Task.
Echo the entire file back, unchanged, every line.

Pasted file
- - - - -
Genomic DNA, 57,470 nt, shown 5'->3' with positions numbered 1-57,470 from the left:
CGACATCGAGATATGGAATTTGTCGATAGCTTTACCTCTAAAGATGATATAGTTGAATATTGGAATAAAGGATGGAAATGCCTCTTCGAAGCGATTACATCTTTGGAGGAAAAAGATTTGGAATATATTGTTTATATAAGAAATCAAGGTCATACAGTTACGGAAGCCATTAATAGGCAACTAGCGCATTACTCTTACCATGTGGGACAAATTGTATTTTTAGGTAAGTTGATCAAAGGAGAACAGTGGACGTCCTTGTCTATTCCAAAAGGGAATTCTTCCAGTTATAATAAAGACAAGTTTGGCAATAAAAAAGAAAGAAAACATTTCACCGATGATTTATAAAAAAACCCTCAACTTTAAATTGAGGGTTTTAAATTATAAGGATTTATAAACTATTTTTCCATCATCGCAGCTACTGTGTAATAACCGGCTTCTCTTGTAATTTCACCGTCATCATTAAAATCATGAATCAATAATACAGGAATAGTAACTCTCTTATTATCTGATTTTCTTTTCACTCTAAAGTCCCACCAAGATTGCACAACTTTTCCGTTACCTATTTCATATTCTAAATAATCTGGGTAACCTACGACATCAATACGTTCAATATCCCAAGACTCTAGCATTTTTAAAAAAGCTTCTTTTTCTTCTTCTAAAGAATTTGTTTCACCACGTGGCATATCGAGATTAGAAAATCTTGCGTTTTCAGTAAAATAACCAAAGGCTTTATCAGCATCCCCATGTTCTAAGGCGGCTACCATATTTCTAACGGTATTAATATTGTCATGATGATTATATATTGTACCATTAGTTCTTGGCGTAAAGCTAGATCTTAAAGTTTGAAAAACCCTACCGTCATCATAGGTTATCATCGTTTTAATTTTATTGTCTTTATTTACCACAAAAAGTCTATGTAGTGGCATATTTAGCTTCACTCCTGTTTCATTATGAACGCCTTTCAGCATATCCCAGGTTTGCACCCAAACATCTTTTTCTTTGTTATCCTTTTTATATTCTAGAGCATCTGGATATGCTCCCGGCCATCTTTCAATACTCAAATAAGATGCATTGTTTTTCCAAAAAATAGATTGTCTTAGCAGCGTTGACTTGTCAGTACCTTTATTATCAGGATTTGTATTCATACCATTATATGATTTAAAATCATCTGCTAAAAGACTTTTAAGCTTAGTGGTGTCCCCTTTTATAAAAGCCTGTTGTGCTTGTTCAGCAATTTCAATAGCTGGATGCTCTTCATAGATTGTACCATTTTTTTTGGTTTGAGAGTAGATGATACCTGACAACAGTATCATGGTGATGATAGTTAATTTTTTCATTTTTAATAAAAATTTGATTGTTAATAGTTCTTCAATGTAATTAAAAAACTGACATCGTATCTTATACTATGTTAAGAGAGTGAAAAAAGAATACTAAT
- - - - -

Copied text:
Genomic DNA, 57,470 nt, shown 5'->3' with positions numbered 1-57,470 from the left:
CGACATCGAGATATGGAATTTGTCGATAGCTTTACCTCTAAAGATGATATAGTTGAATATTGGAATAAAGGATGGAAATGCCTCTTCGAAGCGATTACATCTTTGGAGGAAAAAGATTTGGAATATATTGTTTATATAAGAAATCAAGGTCATACAGTTACGGAAGCCATTAATAGGCAACTAGCGCATTACTCTTACCATGTGGGACAAATTGTATTTTTAGGTAAGTTGATCAAAGGAGAACAGTGGACGTCCTTGTCTATTCCAAAAGGGAATTCTTCCAGTTATAATAAAGACAAGTTTGGCAATAAAAAAGAAAGAAAACATTTCACCGATGATTTATAAAAAAACCCTCAACTTTAAATTGAGGGTTTTAAATTATAAGGATTTATAAACTATTTTTCCATCATCGCAGCTACTGTGTAATAACCGGCTTCTCTTGTAATTTCACCGTCATCATTAAAATCATGAATCAATAATACAGGAATAGTAACTCTCTTATTATCTGATTTTCTTTTCACTCTAAAGTCCCACCAAGATTGCACAACTTTTCCGTTACCTATTTCATATTCTAAATAATCTGGGTAACCTACGACATCAATACGTTCAATATCCCAAGACTCTAGCATTTTTAAAAAAGCTTCTTTTTCTTCTTCTAAAGAATTTGTTTCACCACGTGGCATATCGAGATTAGAAAATCTTGCGTTTTCAGTAAAATAACCAAAGGCTTTATCAGCATCCCCATGTTCTAAGGCGGCTACCATATTTCTAACGGTATTAATATTGTCATGATGATTATATATTGTACCATTAGTTCTTGGCGTAAAGCTAGATCTTAAAGTTTGAAAAACCCTACCGTCATCATAGGTTATCATCGTTTTAATTTTATTGTCTTTATTTACCACAAAAAGTCTATGTAGTGGCATATTTAGCTTCACTCCTGTTTCATTATGAACGCCTTTCAGCATATCCCAGGTTTGCACCCAAACATCTTTTTCTTTGTTATCCTTTTTATATTCTAGAGCATCTGGATATGCTCCCGGCCATCTTTCAATACTCAAATAAGATGCATTGTTTTTCCAAAAAATAGATTGTCTTAGCAGCGTTGACTTGTCAGTACCTTTATTATCAGGATTTGTATTCATACCATTATATGATTTAAAATCATCTGCTAAAAGACTTTTAAGCTTAGTGGTGTCCCCTTTTATAAAAGCCTGTTGTGCTTGTTCAGCAATTTCAATAGCTGGATGCTCTTCATAGATTGTACCATTTTTTTTGGTTTGAGAGTAGATGATACCTGACAACAGTATCATGGTGATGATAGTTAATTTTTTCATTTTTAATAAAAATTTGATTGTTAATAGTTCTTCAATGTAATTAAAAAACTGACATCGTATCTTATACTATGTTAAGAGAGTGAAAAAAGAATACTAAT